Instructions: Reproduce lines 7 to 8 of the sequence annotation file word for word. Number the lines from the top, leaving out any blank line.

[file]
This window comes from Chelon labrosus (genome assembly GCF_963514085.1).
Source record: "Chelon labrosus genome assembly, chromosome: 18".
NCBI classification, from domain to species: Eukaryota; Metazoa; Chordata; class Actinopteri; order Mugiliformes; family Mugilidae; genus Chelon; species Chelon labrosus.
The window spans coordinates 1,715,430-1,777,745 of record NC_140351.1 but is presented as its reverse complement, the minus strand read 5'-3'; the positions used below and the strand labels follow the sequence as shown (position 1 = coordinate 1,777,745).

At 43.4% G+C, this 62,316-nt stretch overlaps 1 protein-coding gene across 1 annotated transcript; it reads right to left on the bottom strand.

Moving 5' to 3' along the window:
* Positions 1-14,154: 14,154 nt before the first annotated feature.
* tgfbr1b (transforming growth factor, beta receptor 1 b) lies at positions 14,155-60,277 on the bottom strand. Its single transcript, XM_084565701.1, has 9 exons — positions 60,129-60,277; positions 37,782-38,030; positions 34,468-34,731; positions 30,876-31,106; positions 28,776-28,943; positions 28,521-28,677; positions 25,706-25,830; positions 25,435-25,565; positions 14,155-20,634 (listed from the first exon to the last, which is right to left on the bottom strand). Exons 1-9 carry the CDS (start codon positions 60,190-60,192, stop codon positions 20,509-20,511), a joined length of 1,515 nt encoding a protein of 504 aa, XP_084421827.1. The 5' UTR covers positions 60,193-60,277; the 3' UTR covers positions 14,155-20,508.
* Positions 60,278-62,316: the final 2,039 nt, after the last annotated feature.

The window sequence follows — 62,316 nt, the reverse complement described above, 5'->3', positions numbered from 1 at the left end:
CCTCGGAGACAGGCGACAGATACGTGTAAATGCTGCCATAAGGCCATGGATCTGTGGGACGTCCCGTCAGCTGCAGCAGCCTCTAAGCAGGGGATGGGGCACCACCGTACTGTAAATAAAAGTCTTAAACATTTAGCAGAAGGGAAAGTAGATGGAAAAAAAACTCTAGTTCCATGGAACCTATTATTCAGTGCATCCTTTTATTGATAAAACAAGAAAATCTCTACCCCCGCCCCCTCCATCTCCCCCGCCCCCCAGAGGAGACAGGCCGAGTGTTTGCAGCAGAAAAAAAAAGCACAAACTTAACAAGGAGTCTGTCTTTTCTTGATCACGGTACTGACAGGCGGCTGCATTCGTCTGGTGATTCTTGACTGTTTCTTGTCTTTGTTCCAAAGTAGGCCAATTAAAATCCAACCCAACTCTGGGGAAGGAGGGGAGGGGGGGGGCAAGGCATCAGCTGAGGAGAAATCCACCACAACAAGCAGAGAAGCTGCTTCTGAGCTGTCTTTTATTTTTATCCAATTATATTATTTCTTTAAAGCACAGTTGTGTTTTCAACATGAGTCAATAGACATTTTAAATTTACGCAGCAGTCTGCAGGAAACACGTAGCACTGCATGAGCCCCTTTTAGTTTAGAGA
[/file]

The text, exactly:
* Positions 1-14,154: 14,154 nt before the first annotated feature.
* tgfbr1b (transforming growth factor, beta receptor 1 b) lies at positions 14,155-60,277 on the bottom strand. Its single transcript, XM_084565701.1, has 9 exons — positions 60,129-60,277; positions 37,782-38,030; positions 34,468-34,731; positions 30,876-31,106; positions 28,776-28,943; positions 28,521-28,677; positions 25,706-25,830; positions 25,435-25,565; positions 14,155-20,634 (listed from the first exon to the last, which is right to left on the bottom strand). Exons 1-9 carry the CDS (start codon positions 60,190-60,192, stop codon positions 20,509-20,511), a joined length of 1,515 nt encoding a protein of 504 aa, XP_084421827.1. The 5' UTR covers positions 60,193-60,277; the 3' UTR covers positions 14,155-20,508.